The museum has been running sleepover visits for many decades, according to education manager Kate Timms-Dean.

“This is a way of engaging students with our collection through an amazing experience that they will remember for the rest of our lives,” she explains.

Much of the program is carried out in the Museum’s Tūhura area, which is an interactive science centre.

Students sleep in Tūhura on mattresses and engage in various activities overnight.

Garth Powell, Middle Team Dean at East Taieri, says it’s a busy night.

“...The kids go and the museum staff run certain programs, and we also go and visit the planetarium. Then we do some science activities and play in the science world.

“The museum provides dinner and then the children get to sleep in that [science] area in amongst the exhibits and activities.

“During the night ... we go on a really cool walk into the animal attic in the dark and they tell a bit of a story and the kids get excited and a bit scared at the same time!” he says.

The following day, students explore more of the museum and also engage in some outdoor activities, including a swim at the local pool.

“It’s a good introduction for the Year 4s, so they are eight and nine-year-olds, into overnight camps – it’s our introduction camp,” Powell explains.

The school uses the experience to build on what students have learned in the classroom and on the students’ own interests.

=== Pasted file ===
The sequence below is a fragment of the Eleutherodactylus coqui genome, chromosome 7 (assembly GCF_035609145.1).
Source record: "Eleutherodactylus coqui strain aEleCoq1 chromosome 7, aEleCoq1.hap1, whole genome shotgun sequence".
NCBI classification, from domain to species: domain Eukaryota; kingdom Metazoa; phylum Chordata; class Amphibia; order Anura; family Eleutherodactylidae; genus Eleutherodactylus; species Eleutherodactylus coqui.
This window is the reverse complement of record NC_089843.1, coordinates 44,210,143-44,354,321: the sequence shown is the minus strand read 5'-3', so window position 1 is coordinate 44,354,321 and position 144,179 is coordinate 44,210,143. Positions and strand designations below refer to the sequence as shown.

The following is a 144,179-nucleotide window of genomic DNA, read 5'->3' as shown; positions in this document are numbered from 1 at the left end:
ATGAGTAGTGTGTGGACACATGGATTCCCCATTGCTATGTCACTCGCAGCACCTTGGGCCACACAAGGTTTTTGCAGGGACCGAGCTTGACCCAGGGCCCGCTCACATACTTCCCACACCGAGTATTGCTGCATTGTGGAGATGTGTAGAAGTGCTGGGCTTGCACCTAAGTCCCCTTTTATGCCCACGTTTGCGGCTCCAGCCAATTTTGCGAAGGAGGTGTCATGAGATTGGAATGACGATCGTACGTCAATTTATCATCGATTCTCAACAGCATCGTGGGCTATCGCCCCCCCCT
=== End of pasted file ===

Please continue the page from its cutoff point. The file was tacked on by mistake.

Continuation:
The camp also serves as a celebration of the year so far.

The planetarium is a particular highlight, Powell says.

“The kids loved that, because some of them haven’t been in to those places before, so it’s a pretty cool experience for them.

“Swimming’s always a highlight. They have Subway for lunch which is another highlight – there’s lots of highlights!”

While some parents also come on the trip, Powell says part of the fun for students is that it’s their first “big, proper school camp”.

“I think it’s their first overnight camp away from their parents ... and also the museum runs a really good program.

“It’s just really exciting, there’s lots of fun things to do.

“It’s amazing that Otago Museum can do this, they run this and allow people to come into the museum and stay the night, [and] that creates that curiosity in children and enjoyment of science.

“Because we are there at night time, there’s no one else there, so the kids can explore without worrying about what other people are going to tell them to do.

“Obviously some bits are quite priceless and protected, but when we’re in Tūhura and the science area, everything’s hands on.”